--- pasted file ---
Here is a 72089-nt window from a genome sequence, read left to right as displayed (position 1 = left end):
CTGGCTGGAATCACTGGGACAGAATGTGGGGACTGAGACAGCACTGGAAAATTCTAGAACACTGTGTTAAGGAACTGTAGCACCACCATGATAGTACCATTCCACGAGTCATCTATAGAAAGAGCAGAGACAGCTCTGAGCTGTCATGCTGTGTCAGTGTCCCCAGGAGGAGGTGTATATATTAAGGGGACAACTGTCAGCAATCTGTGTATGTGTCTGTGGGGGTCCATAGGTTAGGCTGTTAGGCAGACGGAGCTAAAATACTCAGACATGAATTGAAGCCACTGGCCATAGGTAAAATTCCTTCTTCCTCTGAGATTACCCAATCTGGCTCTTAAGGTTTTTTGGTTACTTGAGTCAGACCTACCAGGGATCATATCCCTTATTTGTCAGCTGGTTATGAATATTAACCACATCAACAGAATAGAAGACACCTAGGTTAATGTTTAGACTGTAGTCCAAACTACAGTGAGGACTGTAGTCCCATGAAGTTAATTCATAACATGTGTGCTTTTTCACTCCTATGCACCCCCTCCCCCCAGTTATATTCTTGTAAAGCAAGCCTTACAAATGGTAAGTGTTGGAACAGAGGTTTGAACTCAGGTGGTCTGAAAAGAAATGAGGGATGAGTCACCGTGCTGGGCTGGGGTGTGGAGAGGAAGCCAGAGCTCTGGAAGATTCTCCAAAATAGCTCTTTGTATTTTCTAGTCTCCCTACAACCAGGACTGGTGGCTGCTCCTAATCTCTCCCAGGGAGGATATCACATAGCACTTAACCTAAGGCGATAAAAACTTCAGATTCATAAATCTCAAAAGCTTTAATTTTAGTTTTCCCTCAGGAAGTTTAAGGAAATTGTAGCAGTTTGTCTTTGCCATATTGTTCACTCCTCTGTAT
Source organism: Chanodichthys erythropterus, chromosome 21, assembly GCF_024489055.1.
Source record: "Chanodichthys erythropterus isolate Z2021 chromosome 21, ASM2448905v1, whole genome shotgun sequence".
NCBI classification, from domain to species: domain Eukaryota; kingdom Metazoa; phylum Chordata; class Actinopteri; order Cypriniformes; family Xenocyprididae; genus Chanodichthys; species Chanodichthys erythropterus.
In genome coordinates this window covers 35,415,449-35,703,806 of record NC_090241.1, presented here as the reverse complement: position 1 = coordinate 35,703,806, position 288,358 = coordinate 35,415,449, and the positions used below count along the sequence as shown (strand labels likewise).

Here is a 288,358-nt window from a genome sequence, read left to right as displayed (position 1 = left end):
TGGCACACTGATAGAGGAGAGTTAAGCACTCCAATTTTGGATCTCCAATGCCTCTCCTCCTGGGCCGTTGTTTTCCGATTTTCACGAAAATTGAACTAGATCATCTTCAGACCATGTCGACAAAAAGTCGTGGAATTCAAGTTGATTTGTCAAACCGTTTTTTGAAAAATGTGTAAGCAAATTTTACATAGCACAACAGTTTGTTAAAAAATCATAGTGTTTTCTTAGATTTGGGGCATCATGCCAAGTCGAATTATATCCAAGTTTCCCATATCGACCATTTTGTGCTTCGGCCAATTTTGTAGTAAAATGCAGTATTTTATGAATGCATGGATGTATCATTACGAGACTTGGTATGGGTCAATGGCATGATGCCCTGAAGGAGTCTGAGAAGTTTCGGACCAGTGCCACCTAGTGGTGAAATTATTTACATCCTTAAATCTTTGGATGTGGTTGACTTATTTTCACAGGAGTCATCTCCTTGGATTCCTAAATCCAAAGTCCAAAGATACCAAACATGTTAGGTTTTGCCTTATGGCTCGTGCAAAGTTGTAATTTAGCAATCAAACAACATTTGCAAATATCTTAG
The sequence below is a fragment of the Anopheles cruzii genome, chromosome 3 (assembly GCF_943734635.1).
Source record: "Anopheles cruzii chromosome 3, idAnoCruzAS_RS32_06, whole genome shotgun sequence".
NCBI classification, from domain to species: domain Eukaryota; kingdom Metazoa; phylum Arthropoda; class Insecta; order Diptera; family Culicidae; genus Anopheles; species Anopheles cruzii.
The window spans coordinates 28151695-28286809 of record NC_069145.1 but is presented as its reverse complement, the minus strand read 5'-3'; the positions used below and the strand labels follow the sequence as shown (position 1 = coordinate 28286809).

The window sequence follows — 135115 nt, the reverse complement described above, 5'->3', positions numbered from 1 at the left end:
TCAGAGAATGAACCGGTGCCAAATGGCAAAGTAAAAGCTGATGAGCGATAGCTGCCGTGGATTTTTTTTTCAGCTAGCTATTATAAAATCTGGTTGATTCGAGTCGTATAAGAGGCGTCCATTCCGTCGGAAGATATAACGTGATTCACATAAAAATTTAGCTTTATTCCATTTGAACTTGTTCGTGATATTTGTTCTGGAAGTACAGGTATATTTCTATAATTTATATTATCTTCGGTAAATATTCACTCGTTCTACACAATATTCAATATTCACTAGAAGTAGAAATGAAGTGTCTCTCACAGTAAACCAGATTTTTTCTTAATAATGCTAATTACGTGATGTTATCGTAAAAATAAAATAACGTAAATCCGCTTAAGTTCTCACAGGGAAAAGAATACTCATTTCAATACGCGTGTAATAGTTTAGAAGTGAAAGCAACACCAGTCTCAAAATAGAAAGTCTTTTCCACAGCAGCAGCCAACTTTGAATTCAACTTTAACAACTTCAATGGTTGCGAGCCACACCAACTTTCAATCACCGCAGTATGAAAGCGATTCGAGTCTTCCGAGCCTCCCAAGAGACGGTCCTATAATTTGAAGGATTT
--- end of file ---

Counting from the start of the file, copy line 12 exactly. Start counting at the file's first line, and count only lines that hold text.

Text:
The window spans coordinates 28151695-28286809 of record NC_069145.1 but is presented as its reverse complement, the minus strand read 5'-3'; the positions used below and the strand labels follow the sequence as shown (position 1 = coordinate 28286809).